Because the action of the Agency is not contrary to Law and substantial evidence in the record supports the conclusion that Mr. Felegie voluntarily terminated his employment and therefore financial hardship, at the time of review, was not caused by circumstances beyond Petitioner's control, the Agency properly rescinded approval.

Petitioners next assert that even if the rescission of approval was proper, the Agency should be estopped from denying all mortgage assistance.*fn4

The Agency admits that its September 27, 1984, decision approving emergency mortgage assistance was supported by substantial evidence and rendered in accordance with the legislative intent of Act 91.*fn5 Section 405-C of Act 91*fn6 states: "If the agency determines that a mortgagor is eligible for assistance under this article, the agency shall pay directly to each mortgagee secured by the mortgagor's real estate payments on behalf of the mortgagor." (Emphasis added.) In addition, Section 40.204 of the Pennsylvania Code provides:

(c) If the homeowner is eligible, and if funds are available, the Agency will do the following :

(1) Pay the mortgagee an amount, negotiated between the mortgagor, the mortgagee and the Agency, sufficient to bring the mortgage current. This includes principal, interest, taxes, mortgage insurance, credit and hazard insurance, assessments, late charges, ground rents, reasonable court costs and reasonable attorney fees already incurred by the mortgagee.

[ 104 Pa. Commw. Page 134]

(2) If the Agency has determined that the homeowner is eligible for monthly assistance, make payments to the mortgagee on behalf of the homeowner for a period not to exceed 36 months from the date that the Agency received the application. Payments may stop if the Agency determines that, because of changes in the homeowner's financial circumstances, the payments are no longer necessary. A recipient of assistance has a duty to inform the Agency of a material change in financial circumstances.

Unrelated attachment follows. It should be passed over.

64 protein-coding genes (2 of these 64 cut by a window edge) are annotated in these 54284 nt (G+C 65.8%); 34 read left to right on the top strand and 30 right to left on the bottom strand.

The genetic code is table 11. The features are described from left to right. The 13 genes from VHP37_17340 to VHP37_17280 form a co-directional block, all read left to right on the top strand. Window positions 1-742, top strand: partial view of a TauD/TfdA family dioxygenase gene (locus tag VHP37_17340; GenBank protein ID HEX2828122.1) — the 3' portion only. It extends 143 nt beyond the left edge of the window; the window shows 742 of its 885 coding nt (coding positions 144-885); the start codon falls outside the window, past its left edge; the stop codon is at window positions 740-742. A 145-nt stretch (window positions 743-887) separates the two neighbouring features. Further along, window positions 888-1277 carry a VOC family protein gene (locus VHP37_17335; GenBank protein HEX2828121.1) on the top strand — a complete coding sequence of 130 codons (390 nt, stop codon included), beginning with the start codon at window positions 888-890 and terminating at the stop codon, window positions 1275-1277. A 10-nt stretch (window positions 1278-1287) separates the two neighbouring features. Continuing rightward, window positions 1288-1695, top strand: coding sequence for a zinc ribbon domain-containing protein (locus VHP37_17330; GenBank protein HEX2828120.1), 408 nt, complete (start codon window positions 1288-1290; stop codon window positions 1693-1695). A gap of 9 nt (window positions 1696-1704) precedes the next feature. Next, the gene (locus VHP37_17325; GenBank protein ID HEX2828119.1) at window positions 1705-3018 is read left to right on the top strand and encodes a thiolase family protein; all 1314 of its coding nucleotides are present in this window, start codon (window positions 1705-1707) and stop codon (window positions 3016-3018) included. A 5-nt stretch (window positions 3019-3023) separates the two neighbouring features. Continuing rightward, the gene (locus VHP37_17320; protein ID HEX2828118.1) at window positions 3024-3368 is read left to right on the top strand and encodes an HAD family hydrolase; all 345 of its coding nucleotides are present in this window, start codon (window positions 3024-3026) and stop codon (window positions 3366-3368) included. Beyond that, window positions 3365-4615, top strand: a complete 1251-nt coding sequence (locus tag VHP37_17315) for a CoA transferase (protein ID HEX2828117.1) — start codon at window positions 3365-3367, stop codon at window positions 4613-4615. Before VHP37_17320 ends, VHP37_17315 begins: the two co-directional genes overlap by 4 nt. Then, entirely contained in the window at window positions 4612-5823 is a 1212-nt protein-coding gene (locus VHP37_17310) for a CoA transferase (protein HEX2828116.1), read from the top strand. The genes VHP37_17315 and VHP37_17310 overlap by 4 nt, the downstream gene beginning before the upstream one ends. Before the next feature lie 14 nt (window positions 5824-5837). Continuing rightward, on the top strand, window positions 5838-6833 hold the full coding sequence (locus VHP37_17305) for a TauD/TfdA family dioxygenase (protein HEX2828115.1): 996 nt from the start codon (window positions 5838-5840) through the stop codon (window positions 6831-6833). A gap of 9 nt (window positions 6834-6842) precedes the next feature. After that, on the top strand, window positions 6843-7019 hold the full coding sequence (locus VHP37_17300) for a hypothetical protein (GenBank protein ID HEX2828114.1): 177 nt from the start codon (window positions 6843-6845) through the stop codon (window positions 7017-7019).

16 Pa. Code § 40.204(c).

Clearly, upon approval for both arrearages and monthly assistance, the Agency was under a duty to provide payments to Petitioners' three mortgagees. However, after approval, the Agency did not make any payments to Petitioners' mortgagees. The Agency's failure to make payments during the period between the approval and rescission was clearly erroneous. As admitted by the Agency, at the time of approval Petitioners were in compliance with the eligibility requirements set forth in Act 91. Therefore, payments should have been made to their mortgagees until such time as determined by the Agency, Petitioners' financial hardship no longer resulted from circumstances beyond their control.

Accordingly, the order of the Agency is affirmed insofar as it rescinds the approval of the Petitioners' eligibility for emergency mortgage assistance benefits, but is modified to provide emergency mortgage assistance benefits for the period beginning January 1, 1984 and ending March 25, 1985. In accordance with the foregoing opinion, an order was entered on February 20, 1987.

[ 104 Pa. Commw. Page 135]

Order

And Now, February 20, 1987, the order of the Pennsylvania Housing Finance Agency dated December 30, 1985 in the above-captioned matter is affirmed insofar as it rescinds the approval of the Petitioners' eligibility for emergency mortgage assistance benefits, but is modified to provide emergency mortgage assistance benefits for the period beginning January 1, 1984 and ending March 25, 1985.

Disposition

Affirmed as modified.